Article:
Friday, June 15, 2012

You think you're one of a special breed, Part two

Continued from here.

Last night I dreamed I was engaged to a guy I knew in high school. In the dream, his family lived on a big, successful farm. He left me behind at the house I grew up in and instructed me to take the car he left for me when I was ready to join him at the farm. I did as he said and as the car drew closer to the farm, I realized that I was no longer driving it. It was operating of its own volition. What I mean was, it was steering itself. I couldn't change its path or make it stop.

As the farm entrance gates closed behind me, I saw a breathtaking vista before me. I reached for my camera and tried to brake so I could get a photo of it. The car wouldn't stop and I missed the shot I wanted of an unobstructed view. When the car eventually stopped outside a tidy, low-slung ranch house where my fiance waited. I was struck by how I'd never found him attractive. The doors automatically unlocked and I emerged, furious at how my life was suddenly being controlled.

In dreams, I'm still capable of berating someone. Thank goodness.

Not every emotion is dulled. I'm in the middle of a sickening crush on MathMan.  The children are, of course, appalled.

In long-term relationships, this is cyclical. Sometimes I'm crazy, swoony in love and lust with him. Other times I'm playing out Merry Widow fantasies in my head. Sometimes he boos as I'm getting dressed because the Naked Show is over or he charms me by telling me that my panties are like candy wrappers. Other times he completely ignores me, so caught up in his own things and probably playing out Merry Widower fantasies of his own. He, however, has the good sense to never admit it.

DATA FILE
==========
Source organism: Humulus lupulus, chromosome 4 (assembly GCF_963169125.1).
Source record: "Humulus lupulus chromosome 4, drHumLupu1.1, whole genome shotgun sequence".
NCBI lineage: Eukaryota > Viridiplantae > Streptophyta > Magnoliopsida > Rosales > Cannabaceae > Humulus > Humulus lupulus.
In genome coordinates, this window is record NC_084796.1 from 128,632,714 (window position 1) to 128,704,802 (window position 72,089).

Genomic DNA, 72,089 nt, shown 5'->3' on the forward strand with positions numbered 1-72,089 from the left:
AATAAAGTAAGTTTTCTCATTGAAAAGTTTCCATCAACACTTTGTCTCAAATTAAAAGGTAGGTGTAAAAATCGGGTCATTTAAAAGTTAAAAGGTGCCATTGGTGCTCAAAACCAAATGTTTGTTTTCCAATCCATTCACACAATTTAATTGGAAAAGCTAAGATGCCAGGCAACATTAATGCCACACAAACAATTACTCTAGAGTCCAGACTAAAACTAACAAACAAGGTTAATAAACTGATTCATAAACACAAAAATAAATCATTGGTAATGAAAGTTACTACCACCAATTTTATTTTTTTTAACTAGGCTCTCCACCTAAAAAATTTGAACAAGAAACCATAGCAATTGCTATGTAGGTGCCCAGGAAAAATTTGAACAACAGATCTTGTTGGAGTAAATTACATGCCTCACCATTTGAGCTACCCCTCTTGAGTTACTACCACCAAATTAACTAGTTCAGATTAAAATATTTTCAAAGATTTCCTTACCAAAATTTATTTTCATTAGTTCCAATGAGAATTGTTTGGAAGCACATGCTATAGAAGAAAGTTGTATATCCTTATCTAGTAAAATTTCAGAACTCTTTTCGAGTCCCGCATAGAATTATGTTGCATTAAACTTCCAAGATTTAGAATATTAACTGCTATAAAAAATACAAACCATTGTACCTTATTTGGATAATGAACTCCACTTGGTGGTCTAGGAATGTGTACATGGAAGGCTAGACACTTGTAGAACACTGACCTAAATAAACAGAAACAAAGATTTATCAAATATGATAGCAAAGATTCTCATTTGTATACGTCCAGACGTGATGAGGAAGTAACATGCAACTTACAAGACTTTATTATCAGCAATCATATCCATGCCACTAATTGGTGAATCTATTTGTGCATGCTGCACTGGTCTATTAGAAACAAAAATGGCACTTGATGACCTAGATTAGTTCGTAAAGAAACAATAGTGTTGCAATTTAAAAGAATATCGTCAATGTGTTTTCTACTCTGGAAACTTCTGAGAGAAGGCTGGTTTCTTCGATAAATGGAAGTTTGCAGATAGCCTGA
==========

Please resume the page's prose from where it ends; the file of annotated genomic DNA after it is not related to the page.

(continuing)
He sends me texts in the middle of the day. I miss you.

I miss you, too. I want to be home in bed with you. It might be the most I write all day.

A friend took me to lunch. I won't call him old even though he's ten years older than he was when we met. So am I. I look different. He doesn't, but I tried not to obsess about that while we sat facing each other.

He said those words that give anyone who puts their writing out there both a thrill and a reason to cringe.

I read your blog.

He told me he thought it was really funny and, of course, I lapped that up like a big gray cat.

He wasn't finished. So what's happening with your novel?

I eyed him as I licked the compliment from my whiskers. I wanted to enjoy every drop.

"It's on hold. I don't think I'm a novelist." One by one I dealt out my excuses. Time, energy, depression, money worries. They fell flat on the table, scattered and meaningless. After a few moments' indulgence, he pulled that face that says I've heard enough.

The conversation meandered over smoked brisket until we wound back around to writing. He had an idea of what I could write about it. It's not a bad idea and I've already spent some time researching it. Man, that seems like two lifetimes ago. I've captured it in a notebook so I won't forget, but an idea isn't enough to prompt me to action anymore.


  1. I can't believe you got all this posted while I was off doing other things. It's too good to deserve a short comment but it's already too late in the evening for me to write one. As Arnold said, 'I'll be back'.

  2. Creative energies do have a way of waxing and waning depending on the time of mind. As you say, some people can be creative in the midst of chaos but others of us need a fair amount of time alone and unencumbered. Even if it's not that book, I know there'll come a concept for another that will arrive in sharp focus and demand to be written.

  3. I liked your novel, btw? What is this?

  4. Fascinating. I'm curious about this new idea.


And then you say....

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